A Moment In Time

In a world hushed in icy stillness, it’s a time to pause and ponder, reflect and rest, with renewed awareness and appreciation of the fleeting beauty of the seasons of life. Photo by Deb Lanni

As I write this in early January, the world is hushed in a blanket of snow and icy stillness. It’s a time to pause and ponder, with renewed awareness and appreciation of the fleeting nature of the seasons of life. Life’s wondrous tapestry weaves its story of beauty, mystery, and miracle in the fabric of time and space, and here we are in the midst of it all.

Life in all its many expressions is exquisitely complex. Each human begins as a tiny cell of potential, a single fertilized egg from which are created nearly 100 trillion cells in the average adult – more cells than there are stars in the Milky Way! Our hearts beat more than 100,000 times each day, propelling our blood through 62,000 miles of vessels- enough to wrap around the earth twice — and reaching every single cell of our body. And each of those cells contains more than six feet of DNA, the unique genetic coding for life, precisely packaged and coiled within. If all the DNA of one human body were to be unwound and lined up end-to-end, it would reach to the sun and back 30 times! Millions of other creatures are likewise just as complex and wondrous, and together we journey as fellow travelers on this beautiful blue planet that gave us being. So what shall we do with the gift of time we’ve been given?

Among all creatures, our one species wields unprecedented power… to steward, care, create, and nurture with knowledge, compassion, and wisdom, and to dominate, exploit, degrade, and destroy with ignorance, greed, and arrogance. How shall we answer to future generations for the choices we’ve made, the things we’ve done, and the things we’ve left undone? There is a sense of urgency, for time is growing short. Humanity is impacting the world and its very life support systems in unprecedented ways, and the consequences of our actions shall reverberate far into the future. At the hands of our one species, CO2 levels have reached their highest concentration in 800,000 years, our planet is warming, and storms are intensifying. Sea levels are rising, oceans are acidifying, and wetlands, wildlands, and forests are disappearing. Waterways are poisoned with pollution and plastics, chronic illnesses are increasing, and extinction rates are accelerating 1,000-fold. If current trends continue, half of all plant and animal species may be lost forever by the end of this century. Is this the legacy we wish to leave? I am haunted by the whispers of tomorrow’s children, who will surely ask why people of our generation didn’t better care for the gifts we were given, when there was still time and when we knew what we knew.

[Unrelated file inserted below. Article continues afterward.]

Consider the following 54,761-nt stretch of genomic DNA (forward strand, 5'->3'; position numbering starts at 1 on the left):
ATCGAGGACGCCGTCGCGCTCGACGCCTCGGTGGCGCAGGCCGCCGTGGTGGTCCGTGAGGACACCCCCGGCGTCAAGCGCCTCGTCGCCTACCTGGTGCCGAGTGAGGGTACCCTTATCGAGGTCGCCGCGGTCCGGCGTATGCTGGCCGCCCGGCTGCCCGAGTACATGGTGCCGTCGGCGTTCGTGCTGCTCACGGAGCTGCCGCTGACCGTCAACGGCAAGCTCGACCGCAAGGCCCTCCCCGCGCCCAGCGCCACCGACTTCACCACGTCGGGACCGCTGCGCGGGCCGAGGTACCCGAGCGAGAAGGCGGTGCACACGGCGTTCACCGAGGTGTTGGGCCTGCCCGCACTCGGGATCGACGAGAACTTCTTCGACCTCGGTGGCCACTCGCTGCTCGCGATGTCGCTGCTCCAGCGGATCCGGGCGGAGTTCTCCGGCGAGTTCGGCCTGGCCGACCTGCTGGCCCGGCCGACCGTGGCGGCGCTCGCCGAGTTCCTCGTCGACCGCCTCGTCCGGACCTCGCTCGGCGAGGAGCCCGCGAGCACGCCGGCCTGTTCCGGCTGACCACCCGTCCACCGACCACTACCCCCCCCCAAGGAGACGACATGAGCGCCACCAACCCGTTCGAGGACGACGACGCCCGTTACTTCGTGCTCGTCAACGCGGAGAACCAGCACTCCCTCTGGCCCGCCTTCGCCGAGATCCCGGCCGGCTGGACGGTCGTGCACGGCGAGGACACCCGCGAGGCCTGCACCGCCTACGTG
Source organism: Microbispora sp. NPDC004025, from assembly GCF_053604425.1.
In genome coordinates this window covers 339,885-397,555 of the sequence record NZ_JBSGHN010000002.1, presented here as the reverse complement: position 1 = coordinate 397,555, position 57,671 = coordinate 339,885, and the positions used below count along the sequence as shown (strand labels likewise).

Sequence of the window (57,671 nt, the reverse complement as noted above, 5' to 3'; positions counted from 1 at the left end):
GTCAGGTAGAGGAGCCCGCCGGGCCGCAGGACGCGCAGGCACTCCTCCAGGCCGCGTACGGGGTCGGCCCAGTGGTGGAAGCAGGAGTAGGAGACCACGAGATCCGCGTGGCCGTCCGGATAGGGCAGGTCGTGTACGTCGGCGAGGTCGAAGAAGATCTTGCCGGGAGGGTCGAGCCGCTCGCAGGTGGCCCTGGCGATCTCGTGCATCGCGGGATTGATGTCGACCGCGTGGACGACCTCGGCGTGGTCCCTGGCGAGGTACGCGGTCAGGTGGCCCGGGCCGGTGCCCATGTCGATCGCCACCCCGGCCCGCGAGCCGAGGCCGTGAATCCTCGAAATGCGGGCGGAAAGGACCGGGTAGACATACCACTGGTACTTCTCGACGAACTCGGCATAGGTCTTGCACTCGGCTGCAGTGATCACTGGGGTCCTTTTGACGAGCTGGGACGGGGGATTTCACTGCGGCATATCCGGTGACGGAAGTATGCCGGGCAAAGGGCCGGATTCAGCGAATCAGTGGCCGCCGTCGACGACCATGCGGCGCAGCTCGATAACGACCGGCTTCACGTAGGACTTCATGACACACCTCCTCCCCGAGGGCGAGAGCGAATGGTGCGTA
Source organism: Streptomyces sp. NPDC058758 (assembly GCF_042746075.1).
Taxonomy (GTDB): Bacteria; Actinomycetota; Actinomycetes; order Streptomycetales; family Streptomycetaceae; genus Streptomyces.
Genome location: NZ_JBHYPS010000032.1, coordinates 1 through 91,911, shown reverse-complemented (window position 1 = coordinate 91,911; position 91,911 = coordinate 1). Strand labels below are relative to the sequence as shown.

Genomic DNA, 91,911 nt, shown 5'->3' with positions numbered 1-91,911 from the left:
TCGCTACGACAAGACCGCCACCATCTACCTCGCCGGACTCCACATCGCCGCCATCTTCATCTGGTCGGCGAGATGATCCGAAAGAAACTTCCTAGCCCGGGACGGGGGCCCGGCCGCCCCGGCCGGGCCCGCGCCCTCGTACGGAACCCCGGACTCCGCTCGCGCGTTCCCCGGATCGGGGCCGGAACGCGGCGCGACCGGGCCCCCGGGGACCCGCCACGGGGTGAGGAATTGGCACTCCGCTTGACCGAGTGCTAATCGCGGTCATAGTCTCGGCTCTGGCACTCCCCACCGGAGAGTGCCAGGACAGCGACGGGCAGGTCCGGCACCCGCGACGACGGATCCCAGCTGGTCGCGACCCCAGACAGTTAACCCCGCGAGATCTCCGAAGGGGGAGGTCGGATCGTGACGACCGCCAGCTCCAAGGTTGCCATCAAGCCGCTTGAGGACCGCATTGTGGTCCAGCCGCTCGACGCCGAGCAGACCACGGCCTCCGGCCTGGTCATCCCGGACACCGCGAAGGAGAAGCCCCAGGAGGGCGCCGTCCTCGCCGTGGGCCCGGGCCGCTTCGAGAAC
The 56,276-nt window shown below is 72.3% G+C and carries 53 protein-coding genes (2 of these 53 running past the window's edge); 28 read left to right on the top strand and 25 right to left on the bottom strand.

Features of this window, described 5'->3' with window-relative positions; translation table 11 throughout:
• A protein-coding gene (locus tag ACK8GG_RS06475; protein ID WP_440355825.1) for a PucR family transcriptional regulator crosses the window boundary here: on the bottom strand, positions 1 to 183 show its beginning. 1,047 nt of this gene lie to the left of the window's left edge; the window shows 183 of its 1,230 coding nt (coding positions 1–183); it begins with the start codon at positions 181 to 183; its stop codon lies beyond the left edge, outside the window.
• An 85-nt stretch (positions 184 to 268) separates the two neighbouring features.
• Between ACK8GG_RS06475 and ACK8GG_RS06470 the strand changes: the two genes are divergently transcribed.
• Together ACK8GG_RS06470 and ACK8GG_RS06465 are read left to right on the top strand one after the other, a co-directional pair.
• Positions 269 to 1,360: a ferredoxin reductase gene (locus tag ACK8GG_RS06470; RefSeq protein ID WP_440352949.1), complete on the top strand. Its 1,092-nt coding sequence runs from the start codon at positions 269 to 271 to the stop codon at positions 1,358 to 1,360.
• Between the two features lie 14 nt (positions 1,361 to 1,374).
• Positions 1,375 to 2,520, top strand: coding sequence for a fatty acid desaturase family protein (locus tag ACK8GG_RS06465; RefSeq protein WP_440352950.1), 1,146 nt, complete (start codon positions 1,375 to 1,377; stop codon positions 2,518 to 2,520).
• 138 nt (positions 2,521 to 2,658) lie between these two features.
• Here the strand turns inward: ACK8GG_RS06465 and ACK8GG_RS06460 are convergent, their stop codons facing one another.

Life has flourished on Earth for at least 3.8 billion years. Anthropologists tell us the existence of modern humans, Homo sapiens, extends back a mere 200,000 years or so. Compared to the antiquity of Earth’s other creatures, our human existence is but a blink.

Earth’s most ancient and ubiquitous life forms, the bacteria, were the sole inhabitants of its early seas for nearly 2 billion years, and they still flourish to this day in every ecosystem that exists. Most are unseen and un-named. The evolution of photosynthetic cyanobacteria by 3.2 billion years ago made possible the production of oxygen, critical to all nearly all life on earth today. A new, more complicated form of life evolved by 1.5 billion years ago, and by 570 million years ago (mya), algae, mossesm and fungi began the monumental transition to land while sea life explosively diversified in the oceans. Fast-forward to 350 mya, when primeval Carboniferous forests gathered sunlight and created the foundations for today’s “fossil fuels” of coal, oil, and gas. By 150 mya, dinosaurs dominated the Age of the Reptiles, but came to a catastrophic end with the impact of a monster meteor 66 mya and the extinction of more than half of all life on earth. But life was resilient. Mammals, flowers, and others survived and thrive to this day, and dinosaurs live on as our modern birds.

But what about us? If we imagine this unfathomable 3.8 billion-year history of life as a 24-hour clock, we modern humans appeared about 2 SECONDS ago. Think about this. We are truly the newbies on the block, but our one species, with these incredible minds and hands and hearts, are rapidly altering this planet’s life support systems and threatening its long legacy of life. We are a smart species, but we have a lot to learn, and nature has much to teach us. May we more intentionally seek to encounter and experience the wisdom of the natural world, and to learn its lessons. So I’ll ask again, what shall we do with the gift of time we’ve been given? What shall be our legacy to future generations? And oh, by the way, Homo sapiens means “wise man.” May it be so, and soon.

Becky Nystrom is a Professor of Biology at Jamestown Community College, founding trustee and board director of the CWC, and a longtime CWC supporter and volunteer. The Chautauqua Watershed Conservancy is a local not-for-profit organization dedicated to preserving and enhancing the water quality, scenic beauty and ecological health of the lakes, streams, wetlands and watersheds of the Chautauqua region. For more information, call 664-2166 or visit chautauquawatershed.org or facebook.com/chautauquawatershed.

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